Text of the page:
Chicago Studio City adds state of-the-art stages in a major expansion

Phase one of a major expansion is near completion at Chicago Studio City, as three new state-of-the-art stages are being added to the campus. Phase two will include an additional 66,000 sq. ft. of new stage space next year.

When completed, the expansion will add a total of 185,000 sq. ft. of new production space to the campus.

The original production space has four stages. Stages 1, 2 & 3 are currently occupied by the new FX limited series, Justified City Primeval, and last summer, they were filled by the Apple TV+ series, The Shining Girls.

The new stages are in a building at the west end of the campus with a second floor walkthrough that connects it to the main building.

“All of the stages are state-of-the-art,” said owner, John Crededio, Jr. “They all have three phase electric boxes, heating and air conditioning, Insul-Quilt soundproofing, a new insulated roof, bathrooms, lunchrooms, and production offices with kitchenettes.”

He pointed to the space just beyond the rear of the 19,000 sq. ft., Stage 5, “This exterior wall is coming out and there will be a new entryway with a nice office area, a new passenger elevator and there’s lots more office space on the second floor.”

“Each stage is designed to keep the production offices nearby,” said John. “There are hallways that go around all the stages so you never have to worry about walking through a hot set.”

He explained his plan to give each production a sense of having a space to themselves without the need of a long walk from the stage to production offices that are often located in a space that is shared by others.

There are loading docks, and a new freight elevator that services all the stages. The top floor has high ceilings with skylights that can only be found in Chicago’s old manufacturing buildings, filling the room with natural light. “This area will be additional office space, prop storage and set deck storage,” said John.

Here are some early photos of the space under construction:

Once completed, the entire complex offers a production space that is well planned, by experienced filmmakers.

That’s really what makes Chicago Studio City unique. The vast experience, and pride of ownership of a family with over 50 years in the Chicago film industry — the Crededio Family spans four generations of Chicago filmmakers.

The studio is owned by John, Jr and his brother Joe Crededio. “Most of my family is involved in the film business,” said John. “Years ago, my grandfather (Daniel Crededio,) was a stage electrician, and among the first twenty members of Local 476. My dad (John Crededio, Sr.) started as a gaffer. My mom (Delores) was makeup and hair years ago. All three of my dad’s brothers also worked in the union Gino, Ronny and Danny, and his two sisters.”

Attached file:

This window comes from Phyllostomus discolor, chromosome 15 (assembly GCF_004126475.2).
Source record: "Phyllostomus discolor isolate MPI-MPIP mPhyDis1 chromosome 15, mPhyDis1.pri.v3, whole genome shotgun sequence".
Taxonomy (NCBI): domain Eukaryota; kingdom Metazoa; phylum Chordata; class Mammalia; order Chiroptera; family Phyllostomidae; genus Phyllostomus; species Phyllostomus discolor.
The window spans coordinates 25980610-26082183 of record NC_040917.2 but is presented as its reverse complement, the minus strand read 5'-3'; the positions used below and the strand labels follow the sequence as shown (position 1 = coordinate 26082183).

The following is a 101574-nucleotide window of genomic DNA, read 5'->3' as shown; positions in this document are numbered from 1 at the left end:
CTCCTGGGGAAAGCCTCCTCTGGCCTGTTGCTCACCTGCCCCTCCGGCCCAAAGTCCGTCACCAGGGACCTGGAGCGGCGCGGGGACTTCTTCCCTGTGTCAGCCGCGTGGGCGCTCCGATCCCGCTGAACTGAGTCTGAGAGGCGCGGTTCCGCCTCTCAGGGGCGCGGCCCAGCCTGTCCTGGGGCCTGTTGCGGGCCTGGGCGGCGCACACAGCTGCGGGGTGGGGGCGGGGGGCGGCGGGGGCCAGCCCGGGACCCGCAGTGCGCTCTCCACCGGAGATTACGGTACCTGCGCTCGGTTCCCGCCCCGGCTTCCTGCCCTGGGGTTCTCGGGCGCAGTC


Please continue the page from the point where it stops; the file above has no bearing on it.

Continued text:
The fact is, it would be hard to work on a Chicago set without bumping into a relative, Crededio, Dambra, Doherty, Fatigato and Volpe. They are all related.

John Crededio, Sr, who sadly passed away in 2018, got his start on a film set as a gaffer in the ’70s and bought his first commercial stage facility at Grand and Western in 1979. He then became a partner in the purchase of Fred A. Niles Studios in 1982, which later sold to the Oprah Winfrey’s Harpo group.

“We outgrew it pretty quickly and purchased the property at 5660 W. Taylor Street,” said John.

He was referring to their current location, the sprawling property that was the former Hotpoint Appliance facility, on the west side near Central & Roosevelt Rd. It had plenty of office space and several factory buildings with high ceilings, begging to be developed into sound stages. It was there, in 1986 that John, Sr. fulfilled his dream of owning a first class film studio.

In developing that facility, John Crededio, Sr. initiated a surge of film and TV production in Chicago that continued over the span of a dozen years, until everything came to an abrupt halt on 9/11/01.

The studio that has been home to more than 5,000 productions over the last 36 years has had its share of obstacles in its path.

“Between 9/11, my dad’s cancer, and then Covid, there’s been some hard times here. My dad sold off some of the property,” said John. He pointed to a spectacular modern building on the opposite side of the fence. “That was a state of the art stage facility that we built. It’s now the home of some luxury sports cars.” He shrugged it off. “It’s okay. We’re buying back some of these surrounding buildings. This is just the beginning.”

As we walked past rows of new crew vans and parked Honey Wagons I commented that they were the nicest looking Honey Wagons I’ve ever seen. John said, “These are all new, and I’ve got six more new ones coming.” He pointed to the parking lot that connects the new space to the existing campus. “We’re paving all this next week,” he said.

“We were getting ready to start expansion two years ago,” he said, “and then Covid hit. The timing is right now.”

He could not be more right about that. These are exciting times for the Chicago film community. With the new Tax Incentives in place we can expect to see more feature film production soon, to add to the many successful TV series’ that have made Chicago their home.

Stage 5 is expected to be ready to go by July 1. Stages 6 & 7 are expected to be ready by the middle of August. Chicago Studio City has future plans for further expansion, to continue to meet the needs of our ever growing film market.

Chicago Studio City
5660 W. Taylor Street

The lobby entrance for the new stages is:
905 S. Menard Avenue


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Wielding decades of Film & TV production experience, Barbara Roche is the editor/publisher of Reel Chicago and Reel 360.

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